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Geodesic Sphere Tessellation

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ericrrichards22

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A couple of weeks ago as I was browsing HackerNews, I stumbled onto an article about creating spherical procedural maps by Andy Gainey. Procedural terrain/map generation is always something I find interesting, having grown up slightly obsessed with Civilization and its successors. Various methods of tiling a sphere in order to make a game grid have been bouncing around the back of my mind for a while now - unfortunately finding time to explore some of those ideas has been problematic. But, after reading through Mr. Gainey's piece and looking over the source for his demo, I got inspired to take a stab at something similar. My first attempt was to try to directly port his Javascript implementation, which got bogged down in the impedance mismatch between going from JS to C# and WebGL to DirectX at the same time, so I stepped back, and decided to come at the idea again, working in smaller steps.

The first step was to generate a spherical triangle mesh. For this purpose, the spherical mesh that we have previously worked with is not very well suited, as its topology is very inconsistent, particularly around the poles, as you can see in the screenshot below. Instead of this kind of lattitude/longitude subdivision, we will instead use an alternate method, which starts from an icosahedron, then subdivides each face of the icosahedron into four triangles, and finally projects the resulting vertices onto the sphere. This produces a much more regular tessellation, known as a geodesic grid, as you can see in the right screenshot below. This tessellation is not without artifacts - at the vertices of the original icosahedron, the resulting geodesic will have five edges, while all other vertices have six edges, similar to a real-life soccer ball.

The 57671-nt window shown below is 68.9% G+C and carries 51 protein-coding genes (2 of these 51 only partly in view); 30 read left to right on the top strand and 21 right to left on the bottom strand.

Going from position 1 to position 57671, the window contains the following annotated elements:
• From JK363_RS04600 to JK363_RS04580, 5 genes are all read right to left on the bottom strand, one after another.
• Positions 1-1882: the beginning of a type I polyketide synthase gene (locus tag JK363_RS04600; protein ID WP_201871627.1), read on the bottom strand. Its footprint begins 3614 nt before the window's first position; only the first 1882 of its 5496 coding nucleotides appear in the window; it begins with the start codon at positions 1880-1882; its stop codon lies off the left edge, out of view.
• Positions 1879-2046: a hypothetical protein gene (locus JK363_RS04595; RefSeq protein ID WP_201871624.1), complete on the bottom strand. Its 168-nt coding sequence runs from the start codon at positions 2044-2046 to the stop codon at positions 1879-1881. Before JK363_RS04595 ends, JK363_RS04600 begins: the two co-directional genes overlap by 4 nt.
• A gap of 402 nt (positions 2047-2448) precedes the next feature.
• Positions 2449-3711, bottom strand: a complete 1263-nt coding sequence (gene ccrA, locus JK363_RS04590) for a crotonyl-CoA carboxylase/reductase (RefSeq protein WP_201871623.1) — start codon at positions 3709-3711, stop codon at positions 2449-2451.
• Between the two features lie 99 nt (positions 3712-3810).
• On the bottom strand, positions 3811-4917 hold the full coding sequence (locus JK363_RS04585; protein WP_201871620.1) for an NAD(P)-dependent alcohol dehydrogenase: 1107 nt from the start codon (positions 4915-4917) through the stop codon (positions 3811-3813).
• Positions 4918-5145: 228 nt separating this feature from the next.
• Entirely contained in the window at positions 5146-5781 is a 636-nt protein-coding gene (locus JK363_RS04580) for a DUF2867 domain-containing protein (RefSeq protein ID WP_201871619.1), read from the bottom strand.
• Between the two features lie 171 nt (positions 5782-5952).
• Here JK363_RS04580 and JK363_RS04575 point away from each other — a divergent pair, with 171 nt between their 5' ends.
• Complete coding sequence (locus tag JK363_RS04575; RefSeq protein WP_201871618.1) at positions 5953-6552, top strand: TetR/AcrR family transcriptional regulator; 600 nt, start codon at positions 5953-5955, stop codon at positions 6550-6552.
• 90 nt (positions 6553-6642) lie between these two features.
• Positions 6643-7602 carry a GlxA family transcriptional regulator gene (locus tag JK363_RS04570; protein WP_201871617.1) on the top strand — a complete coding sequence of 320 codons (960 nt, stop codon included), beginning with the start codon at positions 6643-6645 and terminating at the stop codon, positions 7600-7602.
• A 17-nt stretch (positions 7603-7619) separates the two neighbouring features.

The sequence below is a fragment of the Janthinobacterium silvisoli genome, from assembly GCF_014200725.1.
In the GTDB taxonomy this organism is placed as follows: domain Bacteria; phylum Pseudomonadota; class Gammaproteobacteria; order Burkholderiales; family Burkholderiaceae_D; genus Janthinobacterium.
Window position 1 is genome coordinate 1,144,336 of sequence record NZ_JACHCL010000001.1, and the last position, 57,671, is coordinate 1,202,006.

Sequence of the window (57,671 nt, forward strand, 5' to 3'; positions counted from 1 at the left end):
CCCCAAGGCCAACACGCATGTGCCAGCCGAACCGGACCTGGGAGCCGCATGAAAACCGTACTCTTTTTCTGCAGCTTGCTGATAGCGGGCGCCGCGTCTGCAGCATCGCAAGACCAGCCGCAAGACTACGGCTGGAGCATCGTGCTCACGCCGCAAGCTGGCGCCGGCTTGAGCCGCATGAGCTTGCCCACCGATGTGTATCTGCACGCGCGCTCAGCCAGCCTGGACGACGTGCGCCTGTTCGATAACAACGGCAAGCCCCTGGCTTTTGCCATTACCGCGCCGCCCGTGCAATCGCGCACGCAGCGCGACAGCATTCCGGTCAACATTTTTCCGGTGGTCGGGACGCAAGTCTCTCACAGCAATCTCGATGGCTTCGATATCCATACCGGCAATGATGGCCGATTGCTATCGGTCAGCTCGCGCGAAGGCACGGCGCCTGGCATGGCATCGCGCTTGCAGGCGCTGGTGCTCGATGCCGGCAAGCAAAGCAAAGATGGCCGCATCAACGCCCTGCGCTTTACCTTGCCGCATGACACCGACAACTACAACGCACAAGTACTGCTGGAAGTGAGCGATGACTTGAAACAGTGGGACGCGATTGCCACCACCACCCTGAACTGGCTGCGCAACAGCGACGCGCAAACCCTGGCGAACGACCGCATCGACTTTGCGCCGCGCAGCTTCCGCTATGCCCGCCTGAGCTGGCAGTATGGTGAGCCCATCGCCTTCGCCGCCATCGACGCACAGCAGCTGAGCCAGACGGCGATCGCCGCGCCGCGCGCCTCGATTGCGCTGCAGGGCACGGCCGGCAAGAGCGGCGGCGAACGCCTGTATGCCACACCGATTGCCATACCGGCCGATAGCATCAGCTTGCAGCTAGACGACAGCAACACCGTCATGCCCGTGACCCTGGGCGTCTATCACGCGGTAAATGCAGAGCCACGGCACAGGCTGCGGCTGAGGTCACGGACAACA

regularSphere.PNG
Lattitude/Longitude tessellation, with artifacts at the poles
geosphere.PNG
Geodesic tessellation

Frank Luna's Introduction to 3D Game Programming with Direct3D 11.0, Chapter 6, presented a method of generating of generating a geodesic sphere, which I previously skipped over. The code for this example is based upon his example, with some improvements to eliminate redundant vertices.

The code for this example can be obtained from my GitHub repository.


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